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Feb 14 -- The Bureau of Labor Statistics (BLS) is soliciting comments concerning the proposed revision of the “National Longitudinal Survey of Youth 1979.” Written comments must be submitted on or before April 15, 2024.

The National Longitudinal Survey of Youth 1979 (NLSY79) is a representative national sample of persons who were born in the years 1957 to 1964 and lived in the U.S. in 1978. These respondents were ages 14 to 22 when the first round of interviews began in 1979; they were ages 59 to 66 as of December 31, 2023. The NLSY79 was conducted annually from 1979 to 1994 and has been conducted biennially since 1994. The longitudinal focus of this survey requires information to be collected from the same individuals over many years in order to trace their education, training, work experience, fertility, income, and program participation, and to continue tracing their interactions with the labor market as they experience changes in health, family situations, and other environmental contexts.

In addition to the main NLSY79, the biological children of female NLSY79 respondents have been surveyed since 1986. A battery of child cognitive, socio-emotional, and physiological assessments was administered biennially from 1986 until 2012 to NLSY79 mothers and their children. Starting in 1994 through 2018, children who had reached age 15 by December 31 of the survey year (the Young Adults) were interviewed about their work experiences, training, schooling, health, fertility, self-esteem, and other topics.

One of the goals of the Department of Labor (DOL) is to produce and disseminate timely, accurate, and relevant information about the U.S. labor force. The BLS contributes to this goal by gathering information about the labor force and labor market and disseminating it to policymakers and the public so that participants in those markets can make more informed, and thus more efficient, choices. Research based on the NLSY79 contributes to the formation of national policy in the areas of education, training, employment programs, school-to-work transitions, and preparations for retirement. In addition to the reports that the BLS produces based on data from the NLSY79, members of the academic community publish articles and reports based on NLSY79 data for the DOL and other funding agencies. To date, more than 3,000 articles examining NLSY79 data have been published in scholarly journals. The survey design provides data gathered from the same respondents over time to form the only data set that contains this type of information for this important population group. Without the collection of these data, an accurate longitudinal data set could not be provided to researchers and policymakers, thus adversely affecting the DOL's ability to perform its policy- and report-making activities.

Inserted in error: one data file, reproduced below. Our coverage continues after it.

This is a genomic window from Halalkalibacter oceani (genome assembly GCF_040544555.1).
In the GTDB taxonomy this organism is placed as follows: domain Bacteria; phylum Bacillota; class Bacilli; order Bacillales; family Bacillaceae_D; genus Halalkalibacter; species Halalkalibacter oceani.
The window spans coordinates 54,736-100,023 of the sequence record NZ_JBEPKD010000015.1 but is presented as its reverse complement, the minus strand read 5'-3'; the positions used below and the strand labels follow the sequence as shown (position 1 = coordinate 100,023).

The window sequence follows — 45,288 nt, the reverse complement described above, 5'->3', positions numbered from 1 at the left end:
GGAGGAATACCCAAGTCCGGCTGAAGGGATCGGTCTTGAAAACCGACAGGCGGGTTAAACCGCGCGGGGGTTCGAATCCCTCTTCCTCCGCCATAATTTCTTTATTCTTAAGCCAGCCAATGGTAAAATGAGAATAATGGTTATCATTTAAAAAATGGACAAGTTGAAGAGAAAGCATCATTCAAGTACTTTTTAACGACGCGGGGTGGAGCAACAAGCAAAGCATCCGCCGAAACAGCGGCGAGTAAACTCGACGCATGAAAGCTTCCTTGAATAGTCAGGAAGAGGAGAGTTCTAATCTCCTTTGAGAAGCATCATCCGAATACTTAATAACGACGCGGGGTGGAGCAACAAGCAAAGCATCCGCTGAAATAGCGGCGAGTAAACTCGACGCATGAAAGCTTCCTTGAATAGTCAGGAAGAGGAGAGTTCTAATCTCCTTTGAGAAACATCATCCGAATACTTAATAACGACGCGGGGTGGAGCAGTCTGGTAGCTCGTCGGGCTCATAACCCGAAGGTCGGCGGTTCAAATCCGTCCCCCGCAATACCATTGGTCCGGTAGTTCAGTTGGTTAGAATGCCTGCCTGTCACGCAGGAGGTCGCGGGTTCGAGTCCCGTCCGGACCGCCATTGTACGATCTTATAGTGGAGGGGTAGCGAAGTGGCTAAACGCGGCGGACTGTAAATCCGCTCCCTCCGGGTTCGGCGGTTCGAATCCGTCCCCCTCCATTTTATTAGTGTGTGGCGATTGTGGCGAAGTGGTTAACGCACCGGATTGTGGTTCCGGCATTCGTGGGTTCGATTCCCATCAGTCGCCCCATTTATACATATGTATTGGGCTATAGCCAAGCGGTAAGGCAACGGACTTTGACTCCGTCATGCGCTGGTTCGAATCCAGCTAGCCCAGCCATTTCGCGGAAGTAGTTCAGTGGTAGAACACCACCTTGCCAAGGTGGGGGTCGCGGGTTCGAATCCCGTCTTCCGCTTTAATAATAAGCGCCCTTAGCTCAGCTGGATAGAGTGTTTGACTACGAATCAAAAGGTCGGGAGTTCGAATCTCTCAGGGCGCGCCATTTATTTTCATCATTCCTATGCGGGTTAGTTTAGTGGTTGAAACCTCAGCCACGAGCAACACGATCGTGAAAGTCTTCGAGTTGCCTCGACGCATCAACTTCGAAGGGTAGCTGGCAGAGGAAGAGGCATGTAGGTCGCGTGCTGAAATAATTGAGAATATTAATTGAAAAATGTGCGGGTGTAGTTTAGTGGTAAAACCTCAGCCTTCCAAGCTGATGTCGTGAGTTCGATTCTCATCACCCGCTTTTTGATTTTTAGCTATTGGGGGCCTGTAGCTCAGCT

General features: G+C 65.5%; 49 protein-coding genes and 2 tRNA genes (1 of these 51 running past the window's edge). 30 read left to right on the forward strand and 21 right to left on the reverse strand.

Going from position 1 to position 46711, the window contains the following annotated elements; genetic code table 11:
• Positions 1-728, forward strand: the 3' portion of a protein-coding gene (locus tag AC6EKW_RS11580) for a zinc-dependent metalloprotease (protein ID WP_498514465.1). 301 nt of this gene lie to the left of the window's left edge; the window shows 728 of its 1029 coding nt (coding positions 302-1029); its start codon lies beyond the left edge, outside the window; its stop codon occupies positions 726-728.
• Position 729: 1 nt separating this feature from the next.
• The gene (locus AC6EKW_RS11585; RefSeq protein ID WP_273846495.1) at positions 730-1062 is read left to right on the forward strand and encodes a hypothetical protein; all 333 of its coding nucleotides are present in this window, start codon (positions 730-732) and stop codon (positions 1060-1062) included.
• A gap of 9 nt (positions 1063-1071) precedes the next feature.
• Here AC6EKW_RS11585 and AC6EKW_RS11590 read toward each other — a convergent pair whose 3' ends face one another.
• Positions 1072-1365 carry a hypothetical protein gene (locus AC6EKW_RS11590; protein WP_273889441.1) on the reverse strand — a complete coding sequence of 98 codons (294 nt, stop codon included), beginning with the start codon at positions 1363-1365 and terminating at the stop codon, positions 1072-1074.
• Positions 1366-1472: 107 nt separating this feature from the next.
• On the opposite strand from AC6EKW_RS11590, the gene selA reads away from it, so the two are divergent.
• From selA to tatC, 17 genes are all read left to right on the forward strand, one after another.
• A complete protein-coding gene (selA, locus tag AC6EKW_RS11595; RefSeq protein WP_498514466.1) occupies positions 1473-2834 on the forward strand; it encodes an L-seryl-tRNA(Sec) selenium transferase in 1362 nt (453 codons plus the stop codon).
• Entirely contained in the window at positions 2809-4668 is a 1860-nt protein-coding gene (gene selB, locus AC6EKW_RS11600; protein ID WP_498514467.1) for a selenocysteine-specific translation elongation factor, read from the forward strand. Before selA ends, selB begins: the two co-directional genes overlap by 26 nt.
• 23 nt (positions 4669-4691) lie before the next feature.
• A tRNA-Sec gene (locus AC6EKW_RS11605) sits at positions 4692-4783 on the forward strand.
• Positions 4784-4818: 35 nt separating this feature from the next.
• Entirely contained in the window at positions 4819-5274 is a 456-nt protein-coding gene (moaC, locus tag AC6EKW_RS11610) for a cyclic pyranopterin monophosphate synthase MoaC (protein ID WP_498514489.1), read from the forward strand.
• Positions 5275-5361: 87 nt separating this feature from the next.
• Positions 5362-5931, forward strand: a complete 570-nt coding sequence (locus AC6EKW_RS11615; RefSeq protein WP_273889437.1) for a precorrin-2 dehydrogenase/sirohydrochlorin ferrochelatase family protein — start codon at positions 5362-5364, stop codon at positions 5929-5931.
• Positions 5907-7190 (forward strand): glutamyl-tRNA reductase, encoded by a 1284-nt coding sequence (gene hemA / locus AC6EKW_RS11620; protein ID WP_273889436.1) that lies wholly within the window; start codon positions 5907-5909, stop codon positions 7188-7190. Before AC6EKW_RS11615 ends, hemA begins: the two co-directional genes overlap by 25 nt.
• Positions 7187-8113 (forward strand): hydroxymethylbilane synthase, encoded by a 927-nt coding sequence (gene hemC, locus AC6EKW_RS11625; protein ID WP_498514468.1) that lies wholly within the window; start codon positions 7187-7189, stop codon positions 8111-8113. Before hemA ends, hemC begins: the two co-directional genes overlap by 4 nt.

The BLS seeks approval to conduct Round 31 of the NLSY79. Respondents of the NLSY79 will undergo an interview of approximately 73 minutes during which they will answer questions about schooling and training, employment and labor market experiences, family relationships, wealth, and expectations about the future.

During the field period, about 100 NLSY79 interviews will be validated to ascertain whether the interview took place as the interviewer reported and whether the interview was done in a polite and professional manner.

BLS has undertaken a continuing redesign effort to examine the current content of the NLSY79 and provide direction for changes that may be appropriate as the respondents age. The 2024 instrument reflects a number of changes recommended by experts in various fields of social science and by our own internal review of the survey's content.

The Round 31 questionnaire includes new questions on the location of work that will empower research examining how the growth of remote work arrangements may affect the labor market experiences of people in this age cohort. It also asks about the respondents' assets and assesses their cognitive ability—both areas that have appeared in previous rounds of the NLSY79 but not in Round 30.

NLSY79: https://www.bls.gov/nls/nlsy79.htm
Draft technical documentation: https://www.dropbox.com/scl/fo/xtybc42c1r33v7vh6i7fn/h?rlkey=hkryagulwl74opyq3prf5o3p8&dl=0 Draft data collection instruments to be provided by BLS around end of February.
FRN: https://www.federalregister.gov/d/2024-03078

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